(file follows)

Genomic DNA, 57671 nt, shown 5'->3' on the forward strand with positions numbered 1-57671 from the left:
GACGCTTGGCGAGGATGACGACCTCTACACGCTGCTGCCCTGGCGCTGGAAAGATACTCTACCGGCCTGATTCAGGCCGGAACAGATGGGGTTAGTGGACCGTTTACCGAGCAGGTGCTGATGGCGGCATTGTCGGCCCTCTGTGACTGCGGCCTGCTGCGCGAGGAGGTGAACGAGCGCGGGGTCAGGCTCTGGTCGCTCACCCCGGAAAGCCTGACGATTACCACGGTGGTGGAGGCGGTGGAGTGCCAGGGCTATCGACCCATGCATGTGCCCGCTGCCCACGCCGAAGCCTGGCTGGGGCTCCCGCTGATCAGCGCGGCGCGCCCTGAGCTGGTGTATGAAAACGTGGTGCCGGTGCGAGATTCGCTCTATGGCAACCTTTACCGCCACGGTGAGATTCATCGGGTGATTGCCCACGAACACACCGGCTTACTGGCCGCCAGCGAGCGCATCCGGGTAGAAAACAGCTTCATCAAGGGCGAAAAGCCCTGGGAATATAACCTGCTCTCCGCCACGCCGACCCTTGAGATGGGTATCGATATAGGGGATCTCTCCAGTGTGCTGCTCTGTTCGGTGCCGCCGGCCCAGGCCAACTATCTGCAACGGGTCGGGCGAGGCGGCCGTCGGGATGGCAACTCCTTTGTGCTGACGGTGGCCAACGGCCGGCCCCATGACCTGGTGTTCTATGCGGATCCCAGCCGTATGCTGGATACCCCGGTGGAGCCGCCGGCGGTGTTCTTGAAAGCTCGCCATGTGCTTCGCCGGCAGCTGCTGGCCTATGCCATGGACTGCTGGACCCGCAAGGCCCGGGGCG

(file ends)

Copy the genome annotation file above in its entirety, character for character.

Genomic DNA, 57671 nt, shown 5'->3' on the forward strand with positions numbered 1-57671 from the left:
GACGCTTGGCGAGGATGACGACCTCTACACGCTGCTGCCCTGGCGCTGGAAAGATACTCTACCGGCCTGATTCAGGCCGGAACAGATGGGGTTAGTGGACCGTTTACCGAGCAGGTGCTGATGGCGGCATTGTCGGCCCTCTGTGACTGCGGCCTGCTGCGCGAGGAGGTGAACGAGCGCGGGGTCAGGCTCTGGTCGCTCACCCCGGAAAGCCTGACGATTACCACGGTGGTGGAGGCGGTGGAGTGCCAGGGCTATCGACCCATGCATGTGCCCGCTGCCCACGCCGAAGCCTGGCTGGGGCTCCCGCTGATCAGCGCGGCGCGCCCTGAGCTGGTGTATGAAAACGTGGTGCCGGTGCGAGATTCGCTCTATGGCAACCTTTACCGCCACGGTGAGATTCATCGGGTGATTGCCCACGAACACACCGGCTTACTGGCCGCCAGCGAGCGCATCCGGGTAGAAAACAGCTTCATCAAGGGCGAAAAGCCCTGGGAATATAACCTGCTCTCCGCCACGCCGACCCTTGAGATGGGTATCGATATAGGGGATCTCTCCAGTGTGCTGCTCTGTTCGGTGCCGCCGGCCCAGGCCAACTATCTGCAACGGGTCGGGCGAGGCGGCCGTCGGGATGGCAACTCCTTTGTGCTGACGGTGGCCAACGGCCGGCCCCATGACCTGGTGTTCTATGCGGATCCCAGCCGTATGCTGGATACCCCGGTGGAGCCGCCGGCGGTGTTCTTGAAAGCTCGCCATGTGCTTCGCCGGCAGCTGCTGGCCTATGCCATGGACTGCTGGACCCGCAAGGCCCGGGGCG